When the World Cup starts today, 200 million Brazilians will invest all their hopes of victory in a player who is the best the country has produced for a generation+ READ ARTICLE
Soccer may be a team sport but when the World Cup kicks off today with the opening game between Brazil and Croatia all Brazilian eyes will be on one man, Neymar da Silva Santos Júnior. The 22-year-old Brazilian carries the weight of expectation of 200 million home fans to whom anything less than victory in the tournament will be a crushing disappointment.
Neymar – he is known only by his first name – is hailed as the best Brazilian soccer player to have emerged in the last decade and his dazzling skills are considered indispensible to Brazil’s chances to bag the World Cup for a record sixth time. “This is the first time in the history of Brazilian football that the team’s attack is dependent on just one player,” soccer legend Pelé told the Estado de S. Paulo newspaper.
“If Neymar isn’t playing well, Brazil might play well but they won’t win,” says Rai Souza Vieira de Oliveira, a former Brazil captain. “Neymar’s performances will be the deciding factor.”
That’s a lot of responsibility – and pressure – for one young man to bear, but Neymar appears unfazed. “I’m going to play the World Cup, in my own country. I can’t see that as pressure. It has to give me pride and happiness to take onto the pitch,” he told Red Bulletin magazine this week.
Brazil’s number 10 actually seems to thrive on being the center of attention. As a teenage player for the Brazilian club Santos, he stood out not just for his spectacular dribbles and goals but because he wore his hair in a large mohican with bleached blonde highlights. He conveys the image of a mischievous, carefree scamp, a cheeky but charming joker.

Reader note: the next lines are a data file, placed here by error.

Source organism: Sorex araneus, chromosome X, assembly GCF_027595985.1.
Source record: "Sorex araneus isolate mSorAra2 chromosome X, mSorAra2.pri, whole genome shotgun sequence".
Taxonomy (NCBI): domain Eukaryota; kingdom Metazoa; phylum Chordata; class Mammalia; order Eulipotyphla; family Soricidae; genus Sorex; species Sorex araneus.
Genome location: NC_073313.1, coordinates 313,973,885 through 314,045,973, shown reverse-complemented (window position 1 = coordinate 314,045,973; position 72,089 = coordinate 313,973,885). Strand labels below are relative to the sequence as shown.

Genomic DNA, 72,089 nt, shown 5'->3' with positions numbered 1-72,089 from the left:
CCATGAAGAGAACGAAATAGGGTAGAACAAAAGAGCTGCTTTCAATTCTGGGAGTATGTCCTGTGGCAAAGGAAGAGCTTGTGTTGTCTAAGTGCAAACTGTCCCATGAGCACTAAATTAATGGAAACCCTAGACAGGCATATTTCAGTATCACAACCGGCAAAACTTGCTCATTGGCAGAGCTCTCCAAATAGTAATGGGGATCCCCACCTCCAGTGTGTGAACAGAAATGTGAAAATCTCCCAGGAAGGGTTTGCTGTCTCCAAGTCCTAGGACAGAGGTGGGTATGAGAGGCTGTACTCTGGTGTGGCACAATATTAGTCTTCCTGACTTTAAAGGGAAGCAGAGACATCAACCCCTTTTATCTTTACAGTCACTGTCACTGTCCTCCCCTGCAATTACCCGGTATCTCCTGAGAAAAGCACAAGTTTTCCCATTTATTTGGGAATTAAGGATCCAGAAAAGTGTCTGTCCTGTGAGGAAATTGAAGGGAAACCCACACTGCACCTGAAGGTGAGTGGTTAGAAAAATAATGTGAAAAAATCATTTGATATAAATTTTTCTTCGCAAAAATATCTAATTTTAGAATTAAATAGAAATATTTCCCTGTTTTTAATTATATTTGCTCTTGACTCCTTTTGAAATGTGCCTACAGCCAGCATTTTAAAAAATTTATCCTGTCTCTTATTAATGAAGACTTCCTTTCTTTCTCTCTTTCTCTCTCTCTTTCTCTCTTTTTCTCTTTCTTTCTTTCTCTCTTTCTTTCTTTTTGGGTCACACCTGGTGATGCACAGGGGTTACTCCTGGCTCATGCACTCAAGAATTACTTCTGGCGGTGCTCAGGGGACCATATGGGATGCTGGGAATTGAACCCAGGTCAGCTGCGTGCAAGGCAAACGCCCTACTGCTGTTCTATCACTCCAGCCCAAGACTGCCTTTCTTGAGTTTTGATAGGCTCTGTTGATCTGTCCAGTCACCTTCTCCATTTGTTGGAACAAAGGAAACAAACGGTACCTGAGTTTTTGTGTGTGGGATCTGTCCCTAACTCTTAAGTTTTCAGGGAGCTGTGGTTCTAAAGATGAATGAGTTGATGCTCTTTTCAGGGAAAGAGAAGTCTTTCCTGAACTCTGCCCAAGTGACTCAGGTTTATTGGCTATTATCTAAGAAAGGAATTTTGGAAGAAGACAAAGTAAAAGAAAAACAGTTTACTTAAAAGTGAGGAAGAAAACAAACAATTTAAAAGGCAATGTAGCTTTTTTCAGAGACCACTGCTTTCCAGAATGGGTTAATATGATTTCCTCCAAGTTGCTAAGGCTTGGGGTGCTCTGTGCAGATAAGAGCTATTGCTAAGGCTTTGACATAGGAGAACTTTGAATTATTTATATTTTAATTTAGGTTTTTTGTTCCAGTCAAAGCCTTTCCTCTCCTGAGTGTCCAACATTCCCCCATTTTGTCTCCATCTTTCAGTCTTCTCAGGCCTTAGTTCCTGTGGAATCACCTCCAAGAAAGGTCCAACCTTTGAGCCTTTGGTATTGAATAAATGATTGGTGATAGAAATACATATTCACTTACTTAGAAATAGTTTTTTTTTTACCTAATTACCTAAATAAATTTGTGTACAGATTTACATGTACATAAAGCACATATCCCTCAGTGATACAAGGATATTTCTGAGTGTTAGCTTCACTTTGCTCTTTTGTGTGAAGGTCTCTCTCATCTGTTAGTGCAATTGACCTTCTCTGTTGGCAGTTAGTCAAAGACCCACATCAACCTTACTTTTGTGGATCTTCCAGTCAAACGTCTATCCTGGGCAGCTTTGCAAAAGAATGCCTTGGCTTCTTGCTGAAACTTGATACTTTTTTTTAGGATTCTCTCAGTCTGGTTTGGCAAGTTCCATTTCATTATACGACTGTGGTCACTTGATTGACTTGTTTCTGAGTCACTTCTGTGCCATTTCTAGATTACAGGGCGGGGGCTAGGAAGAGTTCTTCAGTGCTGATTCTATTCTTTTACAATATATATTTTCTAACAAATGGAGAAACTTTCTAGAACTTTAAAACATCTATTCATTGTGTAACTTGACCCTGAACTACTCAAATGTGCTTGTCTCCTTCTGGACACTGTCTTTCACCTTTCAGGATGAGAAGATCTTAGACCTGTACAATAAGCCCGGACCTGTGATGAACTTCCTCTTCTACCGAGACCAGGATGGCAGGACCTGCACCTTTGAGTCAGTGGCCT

Nor is he shy about capitalizing on his role as Brazil’s great soccer hope. His face stares at you almost everywhere you go in Brazil. He advertises more than a dozen products – including soda, a bank, a car manufacturer, batteries, sunglasses, a perfume, a smartphone app, phones, ice cream and sports gear. This month he is also on the cover of Brazilian Vogue in a joint photo-shoot with supermodel Gisele Bündchen. His detractors call this “Neymarketing”.
Neymar was just 11 when he joined the youth divisions of Santos. Already tipped as a future star, aged 13 he travelled to Spain for a trial with Real Madrid, the richest soccer team in the world, but turned them down so he could stay at home.
He played his first professional game aged 17 and within a year was feted as the best player in Brazil. He was so thin that his coach described him having a physique of a butterfly, but even so was able to dribble past defenders and score stunning goals. He had the improvisation, exhibitionism and playfulness of the great players of the past.
Brazilians see Neymar as a savior. “Neymar’s style of play, both aesthetically generous and ruthlessly efficient, has recovered like no other the art at the core of genuine Brazilian football,” writes Paulo Vinicius Coelho in his biography of Neymar. “We had begun to doubt our capacity to produce players who can truly honour this rich tradition. We even began to fear for our footballing identity.”
Neymar’s ability to remind Brazilians of their greatest, most stylish players and teams has made him outlandishly popular. Once his security guards had to lock him in an airport toilet to protect him from fans, the so-called Neymarzetes. He fuels the popularity through his use of social media, keeping 5.4 million Instagram followers up to date with his wardrobe, hairstyles and tattoos. “Some might think it’s tacky, but Neymar’s style is authentic. He is always inventing new ways to present himself and stand out,” Fabiana Moritz, fashion editor of Brazilian Playboy, told the Estado de S. Paulo.
When he was 18, Neymar’s performances in the Brazilian league attracted more offers from the big European clubs. He chose to rebuff them a second time, making him the first great Brazilian player since the 1980s to stay in Brazil, turning him into even more of a national hero. Yet by staying in Brazil he was also limiting his career, since the top players all play in Europe. Finally, after four seasons in Brazil, last year he transferred to Barcelona.
Shortly before he arrived in Europe, he was the heart of the Brazil team that won the 2013 Confederations Cup, winning the Golden Ball for best player. But in his first season in Spain he has been overshadowed by others: his teammate the Argentinian Lionel Messi, and Cristiano Ronaldo, the current FIFA world player of the year, at Real Madrid.
Neymar’s job now is to prove that he’s the real deal on the biggest stage of all. A nation’s happiness depends on it.
Bellos is the author of Futebol: The Brazilian Way of Life